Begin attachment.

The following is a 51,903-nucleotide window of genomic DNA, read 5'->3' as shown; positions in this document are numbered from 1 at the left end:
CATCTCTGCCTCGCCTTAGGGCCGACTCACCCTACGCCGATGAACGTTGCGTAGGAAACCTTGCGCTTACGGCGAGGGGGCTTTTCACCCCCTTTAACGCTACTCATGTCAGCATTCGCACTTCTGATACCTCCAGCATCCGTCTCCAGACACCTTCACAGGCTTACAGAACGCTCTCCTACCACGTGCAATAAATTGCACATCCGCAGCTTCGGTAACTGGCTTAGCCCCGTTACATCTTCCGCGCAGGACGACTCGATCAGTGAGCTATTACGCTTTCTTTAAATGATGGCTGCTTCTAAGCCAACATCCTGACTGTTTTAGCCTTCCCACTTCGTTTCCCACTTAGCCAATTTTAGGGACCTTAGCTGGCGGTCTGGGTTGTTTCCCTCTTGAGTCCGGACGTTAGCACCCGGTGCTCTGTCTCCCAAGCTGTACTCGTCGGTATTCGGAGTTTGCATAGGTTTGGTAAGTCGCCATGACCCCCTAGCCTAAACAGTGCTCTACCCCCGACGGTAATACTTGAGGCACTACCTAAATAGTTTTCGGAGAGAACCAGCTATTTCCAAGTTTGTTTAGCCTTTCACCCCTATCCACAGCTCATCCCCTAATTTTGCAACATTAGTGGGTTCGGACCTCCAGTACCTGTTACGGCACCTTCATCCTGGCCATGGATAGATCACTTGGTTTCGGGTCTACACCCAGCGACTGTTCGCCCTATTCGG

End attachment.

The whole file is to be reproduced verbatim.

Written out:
The following is a 51,903-nucleotide window of genomic DNA, read 5'->3' as shown; positions in this document are numbered from 1 at the left end:
CATCTCTGCCTCGCCTTAGGGCCGACTCACCCTACGCCGATGAACGTTGCGTAGGAAACCTTGCGCTTACGGCGAGGGGGCTTTTCACCCCCTTTAACGCTACTCATGTCAGCATTCGCACTTCTGATACCTCCAGCATCCGTCTCCAGACACCTTCACAGGCTTACAGAACGCTCTCCTACCACGTGCAATAAATTGCACATCCGCAGCTTCGGTAACTGGCTTAGCCCCGTTACATCTTCCGCGCAGGACGACTCGATCAGTGAGCTATTACGCTTTCTTTAAATGATGGCTGCTTCTAAGCCAACATCCTGACTGTTTTAGCCTTCCCACTTCGTTTCCCACTTAGCCAATTTTAGGGACCTTAGCTGGCGGTCTGGGTTGTTTCCCTCTTGAGTCCGGACGTTAGCACCCGGTGCTCTGTCTCCCAAGCTGTACTCGTCGGTATTCGGAGTTTGCATAGGTTTGGTAAGTCGCCATGACCCCCTAGCCTAAACAGTGCTCTACCCCCGACGGTAATACTTGAGGCACTACCTAAATAGTTTTCGGAGAGAACCAGCTATTTCCAAGTTTGTTTAGCCTTTCACCCCTATCCACAGCTCATCCCCTAATTTTGCAACATTAGTGGGTTCGGACCTCCAGTACCTGTTACGGCACCTTCATCCTGGCCATGGATAGATCACTTGGTTTCGGGTCTACACCCAGCGACTGTTCGCCCTATTCGG